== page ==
What is schizoaffective disorder?

Schizoaffective disorder is a condition on the schizophrenia spectrum, but it is not the same condition as schizophrenia. In general, people with schizoaffective disorder probably have more symptoms to manage than those with bipolar disorder, but this cannot be generalized to every person with these diagnoses.
Schizoaffective disorder is a condition on the schizophrenia spectrum, but it is not the same condition as schizophrenia. In general, people with schizoaffective disorder probably have more symptoms to manage than those with bipolar disorder, but this cannot be generalized to every person with these diagnoses.

Schizoaffective disorder is a condition on the schizophrenia spectrum, but it is not the same condition as schizophrenia. You may think of schizoaffective disorder as a combination of schizophrenia-like symptoms such as paranoia, hallucinations, and social isolation, as well as mood symptoms that may resemble either bipolar disorder or depression.

Schizoaffective disorder symptoms can look different from person to person. People who have bipolar disorder often have psychotic symptoms, so there can be a lot of overlap between the two conditions. Therefore, one person with schizoaffective disorder may have a more severe mental illness than a different person with bipolar disorder.  This is not a hard-and-fast rule, as bipolar disorder, especially when it includes psychotic symptoms, can be quite severe.

Schizoaffective disorder is a diagnosis that combines psychotic symptoms (like hallucinations) and mood symptoms (like depression or mania) into one label. It’s important that your doctor rules out other conditions such as bipolar disorder, depression, drug use, and schizophrenia before diagnosing you with this condition.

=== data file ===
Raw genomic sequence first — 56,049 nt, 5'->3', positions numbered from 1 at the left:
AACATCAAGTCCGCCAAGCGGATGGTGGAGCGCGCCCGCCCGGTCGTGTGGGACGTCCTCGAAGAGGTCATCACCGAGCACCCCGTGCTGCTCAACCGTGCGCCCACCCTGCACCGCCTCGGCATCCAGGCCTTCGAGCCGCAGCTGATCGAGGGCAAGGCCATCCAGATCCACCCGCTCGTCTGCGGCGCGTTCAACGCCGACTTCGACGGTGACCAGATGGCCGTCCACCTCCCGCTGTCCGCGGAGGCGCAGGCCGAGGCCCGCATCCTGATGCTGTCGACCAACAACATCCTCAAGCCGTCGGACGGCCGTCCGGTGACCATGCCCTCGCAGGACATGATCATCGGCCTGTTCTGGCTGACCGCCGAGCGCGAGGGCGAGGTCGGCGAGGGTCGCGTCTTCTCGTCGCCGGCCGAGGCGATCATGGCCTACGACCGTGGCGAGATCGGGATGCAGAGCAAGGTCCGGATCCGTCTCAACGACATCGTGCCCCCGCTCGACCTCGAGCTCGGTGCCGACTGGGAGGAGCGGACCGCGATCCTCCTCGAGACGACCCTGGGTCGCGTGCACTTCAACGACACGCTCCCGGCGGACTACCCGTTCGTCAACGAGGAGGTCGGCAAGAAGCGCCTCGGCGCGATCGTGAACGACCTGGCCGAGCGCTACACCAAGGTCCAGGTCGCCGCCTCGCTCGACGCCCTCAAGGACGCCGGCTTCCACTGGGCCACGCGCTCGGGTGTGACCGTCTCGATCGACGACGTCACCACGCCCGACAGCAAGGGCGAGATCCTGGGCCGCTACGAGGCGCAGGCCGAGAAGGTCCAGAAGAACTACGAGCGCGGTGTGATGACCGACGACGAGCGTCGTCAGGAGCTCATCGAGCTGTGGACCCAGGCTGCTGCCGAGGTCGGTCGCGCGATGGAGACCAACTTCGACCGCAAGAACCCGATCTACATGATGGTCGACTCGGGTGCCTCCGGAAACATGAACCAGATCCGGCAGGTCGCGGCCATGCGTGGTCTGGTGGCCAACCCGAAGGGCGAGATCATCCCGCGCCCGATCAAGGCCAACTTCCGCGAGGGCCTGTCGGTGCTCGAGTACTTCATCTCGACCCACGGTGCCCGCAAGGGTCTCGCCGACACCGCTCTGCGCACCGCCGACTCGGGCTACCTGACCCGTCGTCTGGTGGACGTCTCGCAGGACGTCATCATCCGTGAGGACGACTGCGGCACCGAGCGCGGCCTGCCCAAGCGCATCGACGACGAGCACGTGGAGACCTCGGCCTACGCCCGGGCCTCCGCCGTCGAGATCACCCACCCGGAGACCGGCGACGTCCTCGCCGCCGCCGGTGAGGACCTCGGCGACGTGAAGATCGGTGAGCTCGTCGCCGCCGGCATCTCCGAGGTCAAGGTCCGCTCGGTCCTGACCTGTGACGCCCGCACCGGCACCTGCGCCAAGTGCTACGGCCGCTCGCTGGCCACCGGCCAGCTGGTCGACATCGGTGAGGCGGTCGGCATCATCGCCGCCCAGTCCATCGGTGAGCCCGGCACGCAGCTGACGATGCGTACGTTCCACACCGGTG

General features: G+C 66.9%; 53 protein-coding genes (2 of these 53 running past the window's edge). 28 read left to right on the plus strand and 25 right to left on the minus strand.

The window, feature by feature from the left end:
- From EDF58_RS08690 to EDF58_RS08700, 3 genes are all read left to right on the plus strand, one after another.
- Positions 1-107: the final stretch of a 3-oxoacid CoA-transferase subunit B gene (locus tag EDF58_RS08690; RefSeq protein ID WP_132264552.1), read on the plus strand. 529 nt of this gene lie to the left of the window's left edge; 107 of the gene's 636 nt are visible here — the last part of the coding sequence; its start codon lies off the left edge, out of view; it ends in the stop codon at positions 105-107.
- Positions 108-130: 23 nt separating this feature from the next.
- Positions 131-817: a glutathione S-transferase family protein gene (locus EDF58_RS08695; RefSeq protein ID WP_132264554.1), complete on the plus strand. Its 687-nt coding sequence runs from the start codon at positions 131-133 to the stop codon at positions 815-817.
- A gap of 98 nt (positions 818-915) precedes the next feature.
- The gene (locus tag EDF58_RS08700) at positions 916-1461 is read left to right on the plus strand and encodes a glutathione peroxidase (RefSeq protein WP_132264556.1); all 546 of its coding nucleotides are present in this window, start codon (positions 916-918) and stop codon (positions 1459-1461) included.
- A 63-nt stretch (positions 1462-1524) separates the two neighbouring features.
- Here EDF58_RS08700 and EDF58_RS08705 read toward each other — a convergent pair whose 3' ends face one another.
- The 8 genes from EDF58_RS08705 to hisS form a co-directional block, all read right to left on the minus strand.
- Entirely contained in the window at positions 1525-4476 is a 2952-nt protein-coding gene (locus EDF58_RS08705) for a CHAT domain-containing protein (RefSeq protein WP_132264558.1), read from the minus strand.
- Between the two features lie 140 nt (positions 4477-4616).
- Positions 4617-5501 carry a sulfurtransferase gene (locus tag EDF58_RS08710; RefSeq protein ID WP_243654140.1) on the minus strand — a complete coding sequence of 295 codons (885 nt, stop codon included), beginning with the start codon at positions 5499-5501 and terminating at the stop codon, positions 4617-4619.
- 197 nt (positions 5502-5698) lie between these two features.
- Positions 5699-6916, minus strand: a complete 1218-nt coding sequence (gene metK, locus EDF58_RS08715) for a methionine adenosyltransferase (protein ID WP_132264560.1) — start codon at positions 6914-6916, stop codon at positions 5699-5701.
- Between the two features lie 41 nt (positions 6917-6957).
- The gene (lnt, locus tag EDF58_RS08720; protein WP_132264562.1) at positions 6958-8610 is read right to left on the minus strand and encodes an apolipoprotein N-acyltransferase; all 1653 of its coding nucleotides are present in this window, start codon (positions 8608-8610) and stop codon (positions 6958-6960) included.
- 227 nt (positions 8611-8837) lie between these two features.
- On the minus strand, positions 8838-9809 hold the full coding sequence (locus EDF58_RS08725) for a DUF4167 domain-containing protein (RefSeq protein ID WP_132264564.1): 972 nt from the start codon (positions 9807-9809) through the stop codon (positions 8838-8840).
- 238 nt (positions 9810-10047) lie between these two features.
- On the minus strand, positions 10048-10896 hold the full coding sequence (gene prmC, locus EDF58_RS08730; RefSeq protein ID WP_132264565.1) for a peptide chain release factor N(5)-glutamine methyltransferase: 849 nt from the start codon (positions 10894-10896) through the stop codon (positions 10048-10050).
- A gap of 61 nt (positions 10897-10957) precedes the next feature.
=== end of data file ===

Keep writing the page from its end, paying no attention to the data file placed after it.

What are the symptoms of schizoaffective disorder?

Experiencing psychotic symptoms for any reason is a cause for concern, and perhaps due to the influence of the media’s portrayal of psychosis, your mind may immediately jump to schizophrenia. It’s important not to self-diagnose as there are many factors that go into deciding whether a person has schizoaffective disorder or not. 

Schizoaffective disorder is divided into two categories: a bipolar type and a depressive type. Psychotic symptoms can remain consistent while mood disorder symptoms come and go. 

Schizoaffective with bipolar symptoms

This subtype of schizoaffective disorder could be worse than most cases of bipolar disorder due to the combination of both psychotic symptoms and the ups and downs of bipolar disorder. A person with this type may experience the following symptoms:

  • Episodes of mania, or feeling very energetic, confident, and grandiose
  • Episodes of depression that may include fatigue, low self-esteem, and sadness
  • Paranoia, hallucinations, or delusions
  • Speech problems (such as speaking very fast or incomprehensibly)
  • Trouble in relationships, work, school, and life in general

Schizoaffective with depressive symptoms

A person with the depressive subtype of schizoaffective disorder will not experience the highs of mania, but he or she may struggle with significant depression. It’s difficult to say whether this type is more difficult to manage than the bipolar type because there is so much variation from person to person. Someone with this type may experience the following symptoms:

  • Episodes of depression that may last for a long time or come and go
  • Paranoia, hallucinations, or delusions
  • Trouble functioning in life and in relationships

What causes schizoaffective disorder?

There isn’t one single cause of schizoaffective disorder, but researchers think that a genetic predisposition for the disorder combined with a stressful event may trigger most cases. If you have a close relative with this disorder, you have a greater chance of developing it yourself. If you’ve used psychoactive drugs such as LSD, this puts you at higher risk for schizoaffective disorder as well.

How severe is schizoaffective disorder?